Rowland Egerton- Warburton was an archetypal Cheshire landowner, though richer than most. He inherited estates from both his father and his mother’s side – hence the double-barrelled surname - and assumed control of them when he reached his majority and developed them over the next 66 years. He first decided to rebuild Arley House in the Jacobethan style – a term invented by John Betjeman to describe houses built in this period, which took inspiration from the English Renaissance as well as Elizabethan and Jacobean styles. Built between 1832 and 1845, it contains elaborate plaster ceilings and oak panelling, handsome furniture and beautiful stained glass panels in the library windows and is filled with beautiful objects collected by Egerton-Warburton and his wife Mary and their descendants. Very much a family home, it has a most welcoming atmosphere and contains many examples of their own artistic creativity such as paintings and embroidery.
Members took the opportunity to return to the Tudor Barn restaurant for lunch and this was the one slight disappointment of the day. Due to a problem with the till system not relaying orders to the kitchen, some members waited almost an hour for their food. However, staff did listen to our complaints and took appropriate action.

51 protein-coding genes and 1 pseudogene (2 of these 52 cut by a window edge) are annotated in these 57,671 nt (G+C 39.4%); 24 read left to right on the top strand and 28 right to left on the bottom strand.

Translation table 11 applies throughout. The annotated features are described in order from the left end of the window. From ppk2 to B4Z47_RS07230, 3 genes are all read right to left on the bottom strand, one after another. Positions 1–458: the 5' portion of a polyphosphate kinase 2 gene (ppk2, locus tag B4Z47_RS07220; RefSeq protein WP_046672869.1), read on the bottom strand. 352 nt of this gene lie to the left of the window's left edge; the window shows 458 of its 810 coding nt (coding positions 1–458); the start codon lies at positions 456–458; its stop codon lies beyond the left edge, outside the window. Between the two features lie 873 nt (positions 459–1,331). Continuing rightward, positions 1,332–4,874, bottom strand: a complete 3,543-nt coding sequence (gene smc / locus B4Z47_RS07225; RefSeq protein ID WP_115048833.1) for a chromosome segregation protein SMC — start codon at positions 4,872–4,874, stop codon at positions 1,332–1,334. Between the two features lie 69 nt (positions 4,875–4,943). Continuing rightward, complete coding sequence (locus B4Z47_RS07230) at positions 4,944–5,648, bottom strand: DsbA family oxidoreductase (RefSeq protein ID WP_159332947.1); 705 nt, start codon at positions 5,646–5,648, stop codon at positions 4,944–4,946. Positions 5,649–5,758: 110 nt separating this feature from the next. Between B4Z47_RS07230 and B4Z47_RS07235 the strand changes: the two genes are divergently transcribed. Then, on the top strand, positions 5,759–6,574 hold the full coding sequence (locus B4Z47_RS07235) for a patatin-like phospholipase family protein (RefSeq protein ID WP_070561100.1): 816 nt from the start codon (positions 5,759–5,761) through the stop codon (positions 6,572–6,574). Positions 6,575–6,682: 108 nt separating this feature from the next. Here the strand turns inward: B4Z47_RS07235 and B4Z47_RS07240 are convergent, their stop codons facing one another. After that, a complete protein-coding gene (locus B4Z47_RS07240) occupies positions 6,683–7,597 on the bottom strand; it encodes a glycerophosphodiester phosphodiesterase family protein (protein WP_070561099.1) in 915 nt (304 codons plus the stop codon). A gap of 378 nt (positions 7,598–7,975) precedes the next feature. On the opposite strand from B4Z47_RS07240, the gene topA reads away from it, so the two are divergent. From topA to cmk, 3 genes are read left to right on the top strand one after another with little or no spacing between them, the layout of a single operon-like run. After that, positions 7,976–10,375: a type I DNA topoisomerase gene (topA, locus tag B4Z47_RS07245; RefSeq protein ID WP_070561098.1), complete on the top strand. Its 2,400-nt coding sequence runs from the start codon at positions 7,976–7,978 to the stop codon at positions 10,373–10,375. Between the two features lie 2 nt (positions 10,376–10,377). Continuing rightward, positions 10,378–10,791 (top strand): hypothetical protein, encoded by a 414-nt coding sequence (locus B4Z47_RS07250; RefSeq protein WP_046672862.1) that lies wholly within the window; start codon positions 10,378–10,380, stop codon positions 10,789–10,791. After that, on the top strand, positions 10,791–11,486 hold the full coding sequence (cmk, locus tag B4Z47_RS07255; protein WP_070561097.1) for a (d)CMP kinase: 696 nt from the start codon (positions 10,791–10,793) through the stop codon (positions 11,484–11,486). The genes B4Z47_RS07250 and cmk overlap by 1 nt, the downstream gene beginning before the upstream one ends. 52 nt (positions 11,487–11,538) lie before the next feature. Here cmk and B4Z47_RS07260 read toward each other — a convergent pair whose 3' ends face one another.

The real treat was reserved for the afternoon. The gardens have a well-deserved reputation throughout the north of England and they did not disappoint. At 2.00pm we met Gordon Bailie, the Head Gardener, (above) for an entertaining and informative walk around the gardens. These have been created over the last 250 years by successive generations of the family but most of the design is attributable to Rowland and his wife Mary. The garden is famous for the herbaceous border, which is probably the first such border planted in England. Complementing the border are two other dramatic features, the
unique Quercus Ilex Columns, (huge drum-shaped holly oak cylinders) which would have taken days to trim to shape and the Pleached Lime Avenue of trees with their interlaced branches giving a dramatic vista that must have taken years of patient work. Perhaps the most poignant feature was the Furlong Walk, which was constructed from the terrace of the hall and fixed with a wire to guide Rowland when his eyesight began to fail. Our visit at this time of year saw the gardens at their best and ensured that we had a most pleasant afternoon.
We then had some time to ourselves to revisit the areas of the garden we most enjoyed before returning to the coach via the garden centre where numerous purchases were made.
As the coach left Arley for our journey home, the heavens opened but this did not spoil, in any way, a most successful outing.